Of the estimated 220 million acres of wetlands that existed in the lower 48 states prior to European settlement more than half have been lost through the country’s expansion and use of new technology, often supported by past government programs that advocated the conversion of wetlands to farmland. Also, a significant portion of the remaining intact wetlands have been degraded.
In most instances, especially true in the Midwest, wetland soils are highly productive due to their high carbon and organic contents but are too wet to farm in their natural state, so the wetlands were drained and then plowed under.
The state of Missouri contained about 4.8 million acres of wetlands prior to European settlement. By the 1980s about 87 percent, or 4.18 million acres, of the original wetlands had been lost to other land uses. This map below shows how much all of the 50 states have lost into the 1980s.
The conventional wisdom was that getting rid of the swamps was a good thing providing millions of acres of productive farmland and removing a health hazard. But is that really true or a simplistic generalization that ignores the many benefits that wetlands provide us with?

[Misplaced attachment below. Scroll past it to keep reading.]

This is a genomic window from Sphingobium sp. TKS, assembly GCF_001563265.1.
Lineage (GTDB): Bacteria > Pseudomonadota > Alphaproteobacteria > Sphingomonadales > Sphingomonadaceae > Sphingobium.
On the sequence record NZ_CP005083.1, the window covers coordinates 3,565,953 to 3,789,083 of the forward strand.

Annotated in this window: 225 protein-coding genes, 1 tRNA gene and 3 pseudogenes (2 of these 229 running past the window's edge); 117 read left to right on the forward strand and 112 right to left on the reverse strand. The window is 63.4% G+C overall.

According to the EPA, “Wetlands are among the most productive ecosystems in the world, comparable to rain forests and coral reefs.”
Conventional wisdom also tells us that replacing wetlands with agriculture has been a huge economic benefit. But digging a little deeper into the subject can lead one to a different conclusion. A large portion of that conclusion is determined by who the economic beneficiaries are.
The benefits received from functioning wetlands are enjoyed by all people within the watershed to varying levels – these are the benefits to the public for common services such as flood storage and improving water quality. The value of the common services are difficult to quantify but estimates far exceed the economic benefit of the conversion to agriculture, especially to row crops that typically degrade or completely eliminate the common services (Source: Costanza, Robert, et al, 1997, The value of the world’s ecosystem services and natural capital, Nature, 387:255). More examples of the common services are listed below.
When a wetland is converted to an agricultural use, especially in a monoculture, row crop system, the benefits associated with raising crops are accrued almost exclusively to the landowner/farmer. The common services benefits to the general public from the wetlands are then almost entirely lost because the wetlands ecosystems are removed.
Unfortunately it was not until after we had destroyed those tens of millions of acres of wetlands that we began to understand that wetlands perform important functions, through which they provide us with immeasurable free services.
|“As human populations increase and progress trudges on, the pressure for converting wetlands to agricultural production, urban development and other uses will increase. One of the best ways to guarantee the protection of our remaining wetlands is to understand how the important values of wetlands serve mankind.” Missouri Department of Conservation